It's becoming a trend for Toi Whakaari graduates who have gone on to be in shows together to then make a show about very close friendship and the ways it gets tested.
In this year's Fringe, having toured last year in EnsembleImpact's She'll Be Write, Ria Simmons, Carrie Green and Andrew Patterson created I Could Live Here to explore that theme. Now, as a sequel to last year's Outsiders' Guide in the Comedy Festival, Hayley Sproull and Chris Parker bring us Tighty Whiteys.
“This time we're going inside,” they proclaim. “And this time, it's personal,” their publicity promises; “that uncomfortable, skin-crawly type of personal.” Yup. They certainly deliver on their promise in what is now established as their own inimitable style, abetted by directors Aaron Cortesi and Leon Wadham.
After some pre-start creepy weepy, it's all upbeat dancey wancey … until it's not. This prologue disjunction /dysfunction captures the essence of the aspiration v reality scenarios to come. This is the high-fiving, party-partying, ‘Yay!' generation after all, thoroughly conditioned to project total awesomeness no matter what.
Rhyming couplets mash the metaphors splendidly. Mental telepathy proves just how close they are. The unveiling of … what they've created to celebrate the fifth anniversary of their first meeting in a dance studio at drama school exposes the proverbial writing on the wall. And that's just the intro sequence.
The format is recognisable to anyone who saw them last year: a dynamic synchronised dance routine leads into a madly sophisticated rhythmic beat-poetry duet introducing eachother and the friendship theme. Then they talk a bit about what they've learned from eachother before busting into another rhyme accompanied by gymnastic moves with a Swiss-ball representing friendship.
This rapid-fire form is maintained throughout the generous hour; if any scene looks like it might be going to settle down they violently intercept it with the next concept, delineating each progressive ‘friendship' stage with twee chiming chapter title voiceovers: ‘Honesty', ‘Boundaries', ‘Confrontation' … etc.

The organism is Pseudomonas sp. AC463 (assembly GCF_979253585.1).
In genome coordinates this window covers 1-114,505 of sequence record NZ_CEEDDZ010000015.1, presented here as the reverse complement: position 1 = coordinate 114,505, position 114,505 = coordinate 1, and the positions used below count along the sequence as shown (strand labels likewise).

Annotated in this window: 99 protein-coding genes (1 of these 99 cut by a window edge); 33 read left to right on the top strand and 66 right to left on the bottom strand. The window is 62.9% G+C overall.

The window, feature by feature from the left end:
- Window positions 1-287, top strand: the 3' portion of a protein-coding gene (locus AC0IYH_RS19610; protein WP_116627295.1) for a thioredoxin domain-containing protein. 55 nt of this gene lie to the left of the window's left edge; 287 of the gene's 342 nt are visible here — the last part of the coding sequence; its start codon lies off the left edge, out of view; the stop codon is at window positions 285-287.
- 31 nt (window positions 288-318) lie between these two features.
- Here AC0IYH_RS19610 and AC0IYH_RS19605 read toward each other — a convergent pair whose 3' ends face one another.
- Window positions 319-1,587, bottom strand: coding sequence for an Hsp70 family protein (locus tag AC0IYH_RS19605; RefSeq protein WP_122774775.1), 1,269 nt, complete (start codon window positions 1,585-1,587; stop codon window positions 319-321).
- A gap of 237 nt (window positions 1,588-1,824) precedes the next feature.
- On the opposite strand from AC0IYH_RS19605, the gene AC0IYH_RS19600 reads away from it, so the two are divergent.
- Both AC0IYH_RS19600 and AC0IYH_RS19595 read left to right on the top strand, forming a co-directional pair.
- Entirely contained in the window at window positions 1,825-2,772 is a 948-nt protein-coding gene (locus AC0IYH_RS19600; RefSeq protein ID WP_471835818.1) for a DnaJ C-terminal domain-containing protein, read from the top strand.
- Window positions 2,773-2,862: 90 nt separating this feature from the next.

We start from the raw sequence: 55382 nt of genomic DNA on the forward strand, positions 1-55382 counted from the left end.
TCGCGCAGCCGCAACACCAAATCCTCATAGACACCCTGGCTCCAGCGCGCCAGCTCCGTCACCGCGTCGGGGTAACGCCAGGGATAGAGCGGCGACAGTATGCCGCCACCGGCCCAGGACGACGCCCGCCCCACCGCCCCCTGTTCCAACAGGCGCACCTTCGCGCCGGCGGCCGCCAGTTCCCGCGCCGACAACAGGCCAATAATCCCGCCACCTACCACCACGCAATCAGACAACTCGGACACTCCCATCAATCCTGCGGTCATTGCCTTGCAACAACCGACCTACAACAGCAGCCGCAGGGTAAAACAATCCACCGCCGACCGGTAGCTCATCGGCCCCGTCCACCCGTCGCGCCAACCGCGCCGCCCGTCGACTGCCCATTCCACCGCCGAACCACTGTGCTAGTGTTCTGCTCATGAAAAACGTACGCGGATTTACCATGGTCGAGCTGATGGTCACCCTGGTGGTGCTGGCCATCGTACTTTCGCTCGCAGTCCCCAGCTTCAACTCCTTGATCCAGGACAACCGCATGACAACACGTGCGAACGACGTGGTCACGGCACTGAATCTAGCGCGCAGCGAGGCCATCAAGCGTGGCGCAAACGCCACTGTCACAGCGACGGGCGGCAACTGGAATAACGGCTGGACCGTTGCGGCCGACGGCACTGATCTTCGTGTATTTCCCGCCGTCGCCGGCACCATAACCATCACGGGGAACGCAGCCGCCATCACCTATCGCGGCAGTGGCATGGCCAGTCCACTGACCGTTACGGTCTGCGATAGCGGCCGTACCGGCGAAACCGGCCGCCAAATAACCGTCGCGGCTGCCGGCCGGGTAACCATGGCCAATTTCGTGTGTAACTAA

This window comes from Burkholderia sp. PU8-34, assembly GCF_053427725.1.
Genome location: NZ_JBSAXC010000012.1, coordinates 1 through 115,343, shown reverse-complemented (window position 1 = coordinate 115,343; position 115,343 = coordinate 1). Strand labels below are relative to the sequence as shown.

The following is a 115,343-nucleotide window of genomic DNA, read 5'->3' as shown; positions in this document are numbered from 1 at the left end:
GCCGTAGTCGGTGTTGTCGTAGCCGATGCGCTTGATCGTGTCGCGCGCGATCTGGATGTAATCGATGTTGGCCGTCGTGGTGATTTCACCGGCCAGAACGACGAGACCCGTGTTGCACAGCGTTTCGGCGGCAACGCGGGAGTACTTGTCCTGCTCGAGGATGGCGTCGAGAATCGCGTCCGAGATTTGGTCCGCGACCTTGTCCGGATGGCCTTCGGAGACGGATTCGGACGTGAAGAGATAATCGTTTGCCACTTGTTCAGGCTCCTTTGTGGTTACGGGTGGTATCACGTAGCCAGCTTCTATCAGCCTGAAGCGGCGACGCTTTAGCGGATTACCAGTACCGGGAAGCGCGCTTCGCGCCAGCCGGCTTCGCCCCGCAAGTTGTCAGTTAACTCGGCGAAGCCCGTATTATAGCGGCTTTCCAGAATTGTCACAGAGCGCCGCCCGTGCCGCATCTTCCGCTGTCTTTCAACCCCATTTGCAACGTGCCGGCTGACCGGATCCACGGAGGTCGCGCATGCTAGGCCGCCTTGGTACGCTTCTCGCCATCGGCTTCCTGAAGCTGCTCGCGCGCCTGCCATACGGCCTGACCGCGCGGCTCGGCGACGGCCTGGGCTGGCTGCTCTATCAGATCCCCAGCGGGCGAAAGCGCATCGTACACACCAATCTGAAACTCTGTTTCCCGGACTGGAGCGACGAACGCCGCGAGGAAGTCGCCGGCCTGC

Exchanges of gifts of affection and lovingly composed acrostic poems are interspersed with spiteful retaliations to each other's less commendable traits. Sometimes they engage with the audience, subverting the typical stand-up small talk with their thinly veiled agendas to put one over on the other and/or make them jealous.
There is of course an undeniable core of truth to Parker and Sproull's treatise on the nature and function of being a friend. As abstract and absurd as their paradoxical cerebral stupidity may appear, perhaps this is just your typical comedy-leaning Drama School graduates' natural way of expressing themselves. Pretension with a genuine purpose.
The promotional claim to this show being a ‘brief exploration into an insanely supportive relationship' might more accurately have said ‘supportively insane', as in enabling each other's incorrigible lunacy. I'm tempted to call it genius.
Hayley Sproull and Chris Parker, co-creators of last year’s excellent Outsiders Guide, are back with their sequel, Tighty Whiteys. Last year’s show helped us cope with socially awkward outsiders, but this time “they’re going inwards.” Based on their own five-year-strong friendship, Tighty Whiteys is a crash course on creating and sustaining long-lasting friendships with Sproull and Parker as the tried and true model friends.
Tighty Whiteys is a sketch show taking us through cycles of arguments and reconciliation, with sketches ranging from self-contained scenes about forgetting to take anything to a pot-luck to karaoke-styled renditions of ‘Friendship’ from Anything Goes. There’s metaphor-laden beat-poetry using a swiss ball as friendship, competitive acrostic-poem offs, and many, many breakaway dance sequences. A brilliant, squirm-enducing sketch reveals the titular tighty whiteys as the two decide to push their relationship to the next level.
Voice-over titles break up the show and a tight lighting and sound design (Matt Eller) ensure the show zips along with the panache that made Outsiders Guide so successful.
Read more here: